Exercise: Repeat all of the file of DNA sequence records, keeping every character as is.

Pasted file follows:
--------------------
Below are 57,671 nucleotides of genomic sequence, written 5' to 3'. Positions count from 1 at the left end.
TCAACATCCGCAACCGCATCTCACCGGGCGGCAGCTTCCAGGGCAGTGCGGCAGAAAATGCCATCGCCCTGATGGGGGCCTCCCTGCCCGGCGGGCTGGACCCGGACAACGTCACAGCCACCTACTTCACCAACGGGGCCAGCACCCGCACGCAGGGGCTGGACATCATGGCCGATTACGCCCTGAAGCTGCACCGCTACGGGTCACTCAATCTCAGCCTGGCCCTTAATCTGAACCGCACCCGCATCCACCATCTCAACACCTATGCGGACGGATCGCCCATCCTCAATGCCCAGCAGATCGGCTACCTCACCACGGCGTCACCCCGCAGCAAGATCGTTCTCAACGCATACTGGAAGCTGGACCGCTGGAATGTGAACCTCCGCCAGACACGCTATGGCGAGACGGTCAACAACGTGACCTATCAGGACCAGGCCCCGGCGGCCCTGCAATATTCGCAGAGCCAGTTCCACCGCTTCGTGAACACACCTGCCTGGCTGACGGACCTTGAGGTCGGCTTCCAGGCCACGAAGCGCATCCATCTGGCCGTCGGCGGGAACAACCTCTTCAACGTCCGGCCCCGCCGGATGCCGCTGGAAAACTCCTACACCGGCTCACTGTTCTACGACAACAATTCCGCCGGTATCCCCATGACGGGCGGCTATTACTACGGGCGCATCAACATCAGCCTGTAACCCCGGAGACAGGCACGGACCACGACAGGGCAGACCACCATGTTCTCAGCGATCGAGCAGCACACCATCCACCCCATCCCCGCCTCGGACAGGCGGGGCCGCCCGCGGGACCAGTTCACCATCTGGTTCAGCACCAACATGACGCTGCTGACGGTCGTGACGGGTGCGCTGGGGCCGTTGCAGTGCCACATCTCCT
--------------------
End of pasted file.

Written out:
Below are 57,671 nucleotides of genomic sequence, written 5' to 3'. Positions count from 1 at the left end.
TCAACATCCGCAACCGCATCTCACCGGGCGGCAGCTTCCAGGGCAGTGCGGCAGAAAATGCCATCGCCCTGATGGGGGCCTCCCTGCCCGGCGGGCTGGACCCGGACAACGTCACAGCCACCTACTTCACCAACGGGGCCAGCACCCGCACGCAGGGGCTGGACATCATGGCCGATTACGCCCTGAAGCTGCACCGCTACGGGTCACTCAATCTCAGCCTGGCCCTTAATCTGAACCGCACCCGCATCCACCATCTCAACACCTATGCGGACGGATCGCCCATCCTCAATGCCCAGCAGATCGGCTACCTCACCACGGCGTCACCCCGCAGCAAGATCGTTCTCAACGCATACTGGAAGCTGGACCGCTGGAATGTGAACCTCCGCCAGACACGCTATGGCGAGACGGTCAACAACGTGACCTATCAGGACCAGGCCCCGGCGGCCCTGCAATATTCGCAGAGCCAGTTCCACCGCTTCGTGAACACACCTGCCTGGCTGACGGACCTTGAGGTCGGCTTCCAGGCCACGAAGCGCATCCATCTGGCCGTCGGCGGGAACAACCTCTTCAACGTCCGGCCCCGCCGGATGCCGCTGGAAAACTCCTACACCGGCTCACTGTTCTACGACAACAATTCCGCCGGTATCCCCATGACGGGCGGCTATTACTACGGGCGCATCAACATCAGCCTGTAACCCCGGAGACAGGCACGGACCACGACAGGGCAGACCACCATGTTCTCAGCGATCGAGCAGCACACCATCCACCCCATCCCCGCCTCGGACAGGCGGGGCCGCCCGCGGGACCAGTTCACCATCTGGTTCAGCACCAACATGACGCTGCTGACGGTCGTGACGGGTGCGCTGGGGCCGTTGCAGTGCCACATCTCCT